• Declien in accuracy shows time is important when dealing with children court appearances.
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Gordon ET AL.

  • Reviewed studies on child witnesses.
  • Children can recall accuratley in detail but more susceptable to misleading information.
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Yarmey

  • Young and elderly film of staged event, asked questions about film.
  • 80% elderly failed to mention key detail (attacker, knife in hand), 20% young adults.
  • Artificial situation, might not reflect how people act in real-life.
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Davies

  • Davies, disputed this thinking children resist misleadin information when sensitivly questioned.
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Loftus and Palmer

  • Showed film car accident then asked questions about it. Crucial question (speed of the  car when they 'collided, smashed, contacted...')
  • 'Smashed' gave highest estimated speed, 'Contacted' gave lowest estimate. Week later 'Smashed' more likely to say they saw broken glass.
  • Verb has significant effect on speed estimate, continued to have effect after week delay. Suggests false memory permanently lodged in memory.
  • Critics say might have responded to demand characteristics.
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Fisher ET AL.

Genuine interviews by experienced police in Florida:

  • questions brief,direct,closed.
  • sequencing questions didn't match witnesses image of event.
  • police often interrupted, witnesses didn't expand on answers.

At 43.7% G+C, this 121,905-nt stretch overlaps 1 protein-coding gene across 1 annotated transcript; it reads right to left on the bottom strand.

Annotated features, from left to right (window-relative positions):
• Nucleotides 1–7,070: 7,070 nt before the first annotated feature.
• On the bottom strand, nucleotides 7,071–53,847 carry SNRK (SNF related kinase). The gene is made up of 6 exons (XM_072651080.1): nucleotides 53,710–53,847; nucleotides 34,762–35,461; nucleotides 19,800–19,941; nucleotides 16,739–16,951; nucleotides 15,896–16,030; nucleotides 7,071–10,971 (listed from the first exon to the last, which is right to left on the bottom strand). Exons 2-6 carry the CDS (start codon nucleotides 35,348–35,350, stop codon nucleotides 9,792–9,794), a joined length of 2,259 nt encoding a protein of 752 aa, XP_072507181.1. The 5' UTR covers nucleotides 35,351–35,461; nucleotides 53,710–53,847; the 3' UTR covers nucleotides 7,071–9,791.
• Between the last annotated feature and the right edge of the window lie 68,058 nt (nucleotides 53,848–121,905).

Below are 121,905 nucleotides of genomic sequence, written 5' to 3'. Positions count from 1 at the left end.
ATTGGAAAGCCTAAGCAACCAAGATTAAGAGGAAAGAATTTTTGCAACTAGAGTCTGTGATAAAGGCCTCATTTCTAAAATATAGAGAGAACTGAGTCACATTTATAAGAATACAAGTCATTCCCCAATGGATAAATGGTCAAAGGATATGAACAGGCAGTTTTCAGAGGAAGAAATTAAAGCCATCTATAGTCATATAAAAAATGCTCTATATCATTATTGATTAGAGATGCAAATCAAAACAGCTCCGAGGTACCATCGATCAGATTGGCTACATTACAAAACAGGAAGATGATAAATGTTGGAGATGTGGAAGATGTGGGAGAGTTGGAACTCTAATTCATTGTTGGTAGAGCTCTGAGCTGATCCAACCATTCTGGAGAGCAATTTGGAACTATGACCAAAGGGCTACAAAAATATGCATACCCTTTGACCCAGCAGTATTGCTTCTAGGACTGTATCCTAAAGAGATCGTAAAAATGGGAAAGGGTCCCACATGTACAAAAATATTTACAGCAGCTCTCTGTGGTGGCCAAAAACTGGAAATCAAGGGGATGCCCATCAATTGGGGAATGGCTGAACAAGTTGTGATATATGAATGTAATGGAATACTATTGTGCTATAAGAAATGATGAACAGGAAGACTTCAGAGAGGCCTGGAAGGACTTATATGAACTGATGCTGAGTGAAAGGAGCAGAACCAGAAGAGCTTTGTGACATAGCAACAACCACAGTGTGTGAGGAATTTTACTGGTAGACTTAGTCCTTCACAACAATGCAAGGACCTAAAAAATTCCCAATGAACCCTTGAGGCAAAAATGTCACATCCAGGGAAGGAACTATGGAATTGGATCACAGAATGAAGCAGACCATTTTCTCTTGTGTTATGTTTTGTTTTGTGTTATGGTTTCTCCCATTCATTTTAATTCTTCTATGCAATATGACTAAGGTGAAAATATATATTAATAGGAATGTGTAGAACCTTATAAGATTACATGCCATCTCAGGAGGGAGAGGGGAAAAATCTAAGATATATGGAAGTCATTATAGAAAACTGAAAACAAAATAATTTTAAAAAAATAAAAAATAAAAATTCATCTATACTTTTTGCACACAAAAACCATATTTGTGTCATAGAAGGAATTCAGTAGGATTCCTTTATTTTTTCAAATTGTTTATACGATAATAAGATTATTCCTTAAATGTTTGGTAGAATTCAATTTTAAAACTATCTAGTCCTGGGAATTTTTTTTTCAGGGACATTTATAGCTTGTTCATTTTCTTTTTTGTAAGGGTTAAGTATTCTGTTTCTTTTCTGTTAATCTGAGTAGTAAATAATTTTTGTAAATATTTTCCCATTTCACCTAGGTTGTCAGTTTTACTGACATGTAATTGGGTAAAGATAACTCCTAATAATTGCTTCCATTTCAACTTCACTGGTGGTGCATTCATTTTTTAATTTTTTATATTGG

• Added features making enhanced cognitive technique - minimal distractions,active listening,ask open-end questions,pause after every response,avoid interruption,adapt use of language suiting witness avoiding judgmental comments.
  • Trained detectives,enhanced cognitive interview. 
  • Found cognitive increased amount of information compared to standard.
  • Used real police officers and crime witnesses, mundane realism.
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Geiselman ET AL.

Made Cognitive Interview:

  • Report everything, report everythin even the unnecessary information e.g. weather as may trigger memory of something else.
  • Recall from changed perspective: Put yourself in someone else shoes, from their point of view.
  • Recall in reverse order: Recall details back to front or from a certain point and onwards or backwards from that.
  • Context reinstatement: Put yourseld back into scene. Tell your feelings, what were you doing before event, why were you there, weather, who was standing around etc..

Showed videos of stimulated crime. Tested recall on cognitive, standard,hypnosis. Cognitive prompted most information.

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Milne and Bull

  • Tested coginitive techniques by themselves and grouped.
  • 4 techniques alone produced more information than standard. Cognitive reinstatement and Recall everything together gave best response.
  • Confirmed UK police's thoughts, some techniques are better than others.
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Koehnken ET AL.

  • Found cognitive interview gave more incorrect information than the standard interview.
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Gruneberg and Jacobs

  • Keyword method is very effective when learning foreign words.
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Loftus and Christianson

  • Supported Loftus staged study.
  • People interviewed 6 months after seen traumatic filmed event, remembered essence well but impaired memory of details surrounding it.